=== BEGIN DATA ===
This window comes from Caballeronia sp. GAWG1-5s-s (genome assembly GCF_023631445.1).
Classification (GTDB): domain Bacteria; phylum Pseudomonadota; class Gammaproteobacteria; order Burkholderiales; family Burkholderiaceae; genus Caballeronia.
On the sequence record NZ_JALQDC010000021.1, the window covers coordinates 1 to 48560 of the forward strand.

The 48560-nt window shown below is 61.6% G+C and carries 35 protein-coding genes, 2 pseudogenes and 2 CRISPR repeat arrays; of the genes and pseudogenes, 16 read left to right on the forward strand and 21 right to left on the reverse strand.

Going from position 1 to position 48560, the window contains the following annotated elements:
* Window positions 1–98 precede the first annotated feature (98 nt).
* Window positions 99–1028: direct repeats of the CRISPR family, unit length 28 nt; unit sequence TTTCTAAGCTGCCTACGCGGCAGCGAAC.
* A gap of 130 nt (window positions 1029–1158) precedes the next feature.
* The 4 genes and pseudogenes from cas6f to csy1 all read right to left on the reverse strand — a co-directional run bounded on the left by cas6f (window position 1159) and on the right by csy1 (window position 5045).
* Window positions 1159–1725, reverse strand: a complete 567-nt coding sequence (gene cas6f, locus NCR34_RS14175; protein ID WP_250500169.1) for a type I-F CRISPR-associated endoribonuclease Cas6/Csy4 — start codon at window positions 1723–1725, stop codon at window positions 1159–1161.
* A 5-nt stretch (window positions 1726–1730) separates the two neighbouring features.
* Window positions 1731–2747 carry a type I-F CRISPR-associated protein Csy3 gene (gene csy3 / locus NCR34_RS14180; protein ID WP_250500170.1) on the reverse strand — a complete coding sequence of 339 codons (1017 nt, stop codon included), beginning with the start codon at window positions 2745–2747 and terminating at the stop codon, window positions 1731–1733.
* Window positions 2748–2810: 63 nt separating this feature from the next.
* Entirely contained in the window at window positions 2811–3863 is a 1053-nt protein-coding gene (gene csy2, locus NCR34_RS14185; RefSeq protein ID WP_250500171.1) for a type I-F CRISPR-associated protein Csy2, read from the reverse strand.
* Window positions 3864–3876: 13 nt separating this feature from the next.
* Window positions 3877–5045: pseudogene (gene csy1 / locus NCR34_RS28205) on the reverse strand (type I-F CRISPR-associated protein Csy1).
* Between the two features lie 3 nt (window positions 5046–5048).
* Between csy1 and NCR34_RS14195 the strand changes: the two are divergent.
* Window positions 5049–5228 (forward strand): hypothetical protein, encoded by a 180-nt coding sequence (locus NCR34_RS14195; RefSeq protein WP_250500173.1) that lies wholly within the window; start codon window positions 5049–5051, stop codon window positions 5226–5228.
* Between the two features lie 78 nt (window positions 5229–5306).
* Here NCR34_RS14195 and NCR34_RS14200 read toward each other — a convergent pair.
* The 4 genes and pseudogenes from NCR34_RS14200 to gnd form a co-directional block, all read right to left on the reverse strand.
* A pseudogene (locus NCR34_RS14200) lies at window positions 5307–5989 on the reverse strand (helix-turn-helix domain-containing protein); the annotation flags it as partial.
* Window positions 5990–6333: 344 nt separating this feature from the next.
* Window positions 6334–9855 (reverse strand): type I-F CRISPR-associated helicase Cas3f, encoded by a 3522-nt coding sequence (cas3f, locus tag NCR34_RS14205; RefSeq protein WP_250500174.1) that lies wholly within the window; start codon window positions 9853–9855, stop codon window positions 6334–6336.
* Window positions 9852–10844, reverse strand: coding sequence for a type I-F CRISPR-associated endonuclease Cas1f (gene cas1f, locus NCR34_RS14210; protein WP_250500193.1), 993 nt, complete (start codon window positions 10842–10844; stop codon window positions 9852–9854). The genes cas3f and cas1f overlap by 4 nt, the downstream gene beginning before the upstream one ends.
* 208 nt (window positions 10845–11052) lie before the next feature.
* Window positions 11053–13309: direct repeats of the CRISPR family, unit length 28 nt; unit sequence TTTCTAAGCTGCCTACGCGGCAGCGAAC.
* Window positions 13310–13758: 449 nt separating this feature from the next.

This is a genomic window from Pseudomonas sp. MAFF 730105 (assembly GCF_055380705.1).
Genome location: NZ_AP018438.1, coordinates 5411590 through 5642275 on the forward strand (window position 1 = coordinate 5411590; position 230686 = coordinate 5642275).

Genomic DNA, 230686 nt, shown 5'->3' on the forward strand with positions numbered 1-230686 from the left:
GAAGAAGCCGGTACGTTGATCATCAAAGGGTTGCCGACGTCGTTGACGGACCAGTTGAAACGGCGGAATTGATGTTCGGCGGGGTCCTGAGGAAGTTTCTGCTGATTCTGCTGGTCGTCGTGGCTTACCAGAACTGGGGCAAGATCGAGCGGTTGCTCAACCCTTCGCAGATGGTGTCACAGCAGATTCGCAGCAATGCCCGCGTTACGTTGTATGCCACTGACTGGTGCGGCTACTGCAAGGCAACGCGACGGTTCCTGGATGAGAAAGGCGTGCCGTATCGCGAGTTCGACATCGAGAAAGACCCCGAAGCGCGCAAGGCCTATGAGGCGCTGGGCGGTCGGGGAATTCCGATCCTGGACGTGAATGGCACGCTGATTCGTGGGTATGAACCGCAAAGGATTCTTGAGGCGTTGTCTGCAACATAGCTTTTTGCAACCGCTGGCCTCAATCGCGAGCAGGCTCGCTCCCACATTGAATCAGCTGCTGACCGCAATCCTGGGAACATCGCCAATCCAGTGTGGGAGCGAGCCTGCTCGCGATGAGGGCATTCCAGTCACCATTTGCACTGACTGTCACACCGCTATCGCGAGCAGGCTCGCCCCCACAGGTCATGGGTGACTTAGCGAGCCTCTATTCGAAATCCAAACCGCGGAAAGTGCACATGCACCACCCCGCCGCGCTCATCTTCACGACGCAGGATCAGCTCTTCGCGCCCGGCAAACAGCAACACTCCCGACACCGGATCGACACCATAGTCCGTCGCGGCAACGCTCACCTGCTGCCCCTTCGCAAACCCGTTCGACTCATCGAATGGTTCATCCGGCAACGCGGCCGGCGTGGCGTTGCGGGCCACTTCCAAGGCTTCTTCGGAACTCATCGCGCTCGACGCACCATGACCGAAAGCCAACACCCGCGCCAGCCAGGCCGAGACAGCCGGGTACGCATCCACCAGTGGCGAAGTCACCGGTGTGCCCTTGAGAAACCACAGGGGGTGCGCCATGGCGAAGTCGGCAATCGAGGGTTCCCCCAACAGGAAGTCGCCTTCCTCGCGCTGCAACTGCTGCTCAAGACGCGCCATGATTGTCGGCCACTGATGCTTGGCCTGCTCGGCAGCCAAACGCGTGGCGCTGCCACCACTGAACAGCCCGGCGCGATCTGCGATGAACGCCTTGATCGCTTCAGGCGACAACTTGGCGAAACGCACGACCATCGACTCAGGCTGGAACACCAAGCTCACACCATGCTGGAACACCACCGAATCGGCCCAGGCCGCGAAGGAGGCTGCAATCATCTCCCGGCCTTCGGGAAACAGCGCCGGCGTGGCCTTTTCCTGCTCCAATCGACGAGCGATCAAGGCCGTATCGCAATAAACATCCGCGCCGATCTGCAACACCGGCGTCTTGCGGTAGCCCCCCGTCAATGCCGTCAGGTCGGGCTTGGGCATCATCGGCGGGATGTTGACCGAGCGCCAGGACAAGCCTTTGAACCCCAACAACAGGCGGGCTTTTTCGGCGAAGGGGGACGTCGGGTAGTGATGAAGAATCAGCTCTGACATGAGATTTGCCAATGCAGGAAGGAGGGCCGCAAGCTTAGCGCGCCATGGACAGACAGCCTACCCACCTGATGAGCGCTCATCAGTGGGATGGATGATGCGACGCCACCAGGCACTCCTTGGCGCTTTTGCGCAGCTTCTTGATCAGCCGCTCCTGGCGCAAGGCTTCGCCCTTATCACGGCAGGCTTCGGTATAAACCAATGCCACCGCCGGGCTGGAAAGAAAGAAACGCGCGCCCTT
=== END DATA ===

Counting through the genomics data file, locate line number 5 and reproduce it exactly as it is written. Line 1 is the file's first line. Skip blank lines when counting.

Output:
Going from position 1 to position 48560, the window contains the following annotated elements: